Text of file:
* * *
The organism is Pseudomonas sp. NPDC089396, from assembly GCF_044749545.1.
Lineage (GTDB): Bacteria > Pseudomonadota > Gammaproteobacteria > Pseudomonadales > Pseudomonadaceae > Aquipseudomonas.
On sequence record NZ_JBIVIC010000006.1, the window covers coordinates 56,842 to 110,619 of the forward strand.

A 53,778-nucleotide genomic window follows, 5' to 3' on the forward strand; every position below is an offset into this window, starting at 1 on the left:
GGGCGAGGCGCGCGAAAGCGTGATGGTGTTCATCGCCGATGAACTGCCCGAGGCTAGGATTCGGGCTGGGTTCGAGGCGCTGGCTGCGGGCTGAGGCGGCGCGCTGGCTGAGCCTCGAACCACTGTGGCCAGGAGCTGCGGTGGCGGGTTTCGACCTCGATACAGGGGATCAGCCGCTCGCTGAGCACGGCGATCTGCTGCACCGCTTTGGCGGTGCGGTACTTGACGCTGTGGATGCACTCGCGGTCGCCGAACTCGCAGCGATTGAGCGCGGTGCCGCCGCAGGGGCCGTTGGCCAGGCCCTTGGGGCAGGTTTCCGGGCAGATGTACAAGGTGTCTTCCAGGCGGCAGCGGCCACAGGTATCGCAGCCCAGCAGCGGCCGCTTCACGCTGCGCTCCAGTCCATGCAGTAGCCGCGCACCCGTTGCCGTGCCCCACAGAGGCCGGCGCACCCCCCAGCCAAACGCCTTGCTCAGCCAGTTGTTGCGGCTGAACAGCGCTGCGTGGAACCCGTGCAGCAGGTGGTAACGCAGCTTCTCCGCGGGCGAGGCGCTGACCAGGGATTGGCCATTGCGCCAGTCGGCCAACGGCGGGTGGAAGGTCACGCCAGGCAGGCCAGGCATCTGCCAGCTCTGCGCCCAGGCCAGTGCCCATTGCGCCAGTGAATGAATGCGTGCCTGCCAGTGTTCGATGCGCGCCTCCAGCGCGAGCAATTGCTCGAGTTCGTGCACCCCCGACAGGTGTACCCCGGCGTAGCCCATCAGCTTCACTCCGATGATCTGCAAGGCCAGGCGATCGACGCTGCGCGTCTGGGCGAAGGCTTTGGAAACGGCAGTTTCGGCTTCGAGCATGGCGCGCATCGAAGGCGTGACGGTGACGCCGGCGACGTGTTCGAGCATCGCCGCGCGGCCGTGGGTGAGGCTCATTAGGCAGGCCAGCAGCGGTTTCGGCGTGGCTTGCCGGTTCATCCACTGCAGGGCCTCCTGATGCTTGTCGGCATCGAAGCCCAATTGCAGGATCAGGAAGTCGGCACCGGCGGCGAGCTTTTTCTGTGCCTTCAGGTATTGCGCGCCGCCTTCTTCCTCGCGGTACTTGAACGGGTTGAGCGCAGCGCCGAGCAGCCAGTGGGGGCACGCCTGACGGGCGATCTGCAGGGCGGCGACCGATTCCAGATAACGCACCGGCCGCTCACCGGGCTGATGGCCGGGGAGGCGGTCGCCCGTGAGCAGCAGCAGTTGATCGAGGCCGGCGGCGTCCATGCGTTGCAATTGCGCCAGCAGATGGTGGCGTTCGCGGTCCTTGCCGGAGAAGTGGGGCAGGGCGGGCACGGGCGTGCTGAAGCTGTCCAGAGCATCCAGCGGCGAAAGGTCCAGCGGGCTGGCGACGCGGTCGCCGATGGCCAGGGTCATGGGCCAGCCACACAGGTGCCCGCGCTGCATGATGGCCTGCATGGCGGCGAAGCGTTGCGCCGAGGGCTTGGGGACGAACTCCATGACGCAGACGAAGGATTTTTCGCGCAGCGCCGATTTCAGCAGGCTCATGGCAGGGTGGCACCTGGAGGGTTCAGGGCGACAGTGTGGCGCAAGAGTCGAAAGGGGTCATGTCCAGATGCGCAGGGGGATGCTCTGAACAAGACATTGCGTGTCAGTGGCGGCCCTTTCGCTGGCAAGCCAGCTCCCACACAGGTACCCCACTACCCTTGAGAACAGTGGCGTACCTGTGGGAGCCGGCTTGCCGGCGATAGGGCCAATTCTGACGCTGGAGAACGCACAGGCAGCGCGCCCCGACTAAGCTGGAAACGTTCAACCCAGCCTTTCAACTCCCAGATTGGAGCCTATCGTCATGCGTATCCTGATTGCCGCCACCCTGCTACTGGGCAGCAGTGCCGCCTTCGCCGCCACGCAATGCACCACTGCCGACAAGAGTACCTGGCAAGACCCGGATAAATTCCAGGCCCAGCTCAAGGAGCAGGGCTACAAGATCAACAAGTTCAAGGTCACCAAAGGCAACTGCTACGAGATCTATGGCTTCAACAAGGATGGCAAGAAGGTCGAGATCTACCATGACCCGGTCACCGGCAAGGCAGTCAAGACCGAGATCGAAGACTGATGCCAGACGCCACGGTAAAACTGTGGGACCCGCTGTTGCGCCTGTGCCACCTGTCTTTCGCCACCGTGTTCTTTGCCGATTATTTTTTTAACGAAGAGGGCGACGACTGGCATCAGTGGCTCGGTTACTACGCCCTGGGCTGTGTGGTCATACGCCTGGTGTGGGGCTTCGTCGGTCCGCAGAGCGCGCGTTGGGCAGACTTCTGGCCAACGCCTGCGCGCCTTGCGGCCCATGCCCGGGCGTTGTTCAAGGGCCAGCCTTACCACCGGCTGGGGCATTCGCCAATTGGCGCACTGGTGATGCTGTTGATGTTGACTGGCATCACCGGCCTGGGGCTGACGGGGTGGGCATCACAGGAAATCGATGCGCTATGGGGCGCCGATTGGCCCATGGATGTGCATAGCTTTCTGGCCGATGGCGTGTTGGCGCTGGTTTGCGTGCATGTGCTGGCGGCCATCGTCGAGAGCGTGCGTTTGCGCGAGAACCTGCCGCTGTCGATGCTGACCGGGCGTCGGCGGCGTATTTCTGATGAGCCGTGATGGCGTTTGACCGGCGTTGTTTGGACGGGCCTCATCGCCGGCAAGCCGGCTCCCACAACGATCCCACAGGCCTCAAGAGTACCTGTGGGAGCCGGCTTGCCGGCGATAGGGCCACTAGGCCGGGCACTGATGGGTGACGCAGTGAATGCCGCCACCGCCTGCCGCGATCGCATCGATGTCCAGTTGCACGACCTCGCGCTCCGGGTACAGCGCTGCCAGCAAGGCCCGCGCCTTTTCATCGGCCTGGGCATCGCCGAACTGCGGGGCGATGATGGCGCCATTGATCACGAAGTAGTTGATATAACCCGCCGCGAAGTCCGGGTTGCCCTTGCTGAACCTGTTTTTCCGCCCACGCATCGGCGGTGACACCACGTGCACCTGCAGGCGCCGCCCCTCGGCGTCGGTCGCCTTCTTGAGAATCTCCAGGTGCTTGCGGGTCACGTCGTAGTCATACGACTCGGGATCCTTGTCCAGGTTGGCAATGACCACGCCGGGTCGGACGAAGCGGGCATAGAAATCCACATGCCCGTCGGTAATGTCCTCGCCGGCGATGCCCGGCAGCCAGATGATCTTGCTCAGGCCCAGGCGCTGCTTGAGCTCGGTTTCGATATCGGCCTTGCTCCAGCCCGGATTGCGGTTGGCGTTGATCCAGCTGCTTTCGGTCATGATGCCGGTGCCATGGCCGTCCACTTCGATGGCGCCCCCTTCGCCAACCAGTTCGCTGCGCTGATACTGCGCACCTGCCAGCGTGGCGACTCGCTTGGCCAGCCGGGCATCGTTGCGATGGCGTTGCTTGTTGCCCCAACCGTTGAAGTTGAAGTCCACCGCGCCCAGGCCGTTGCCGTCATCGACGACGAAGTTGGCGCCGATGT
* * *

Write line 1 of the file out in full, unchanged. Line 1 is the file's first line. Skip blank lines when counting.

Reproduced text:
The organism is Pseudomonas sp. NPDC089396, from assembly GCF_044749545.1.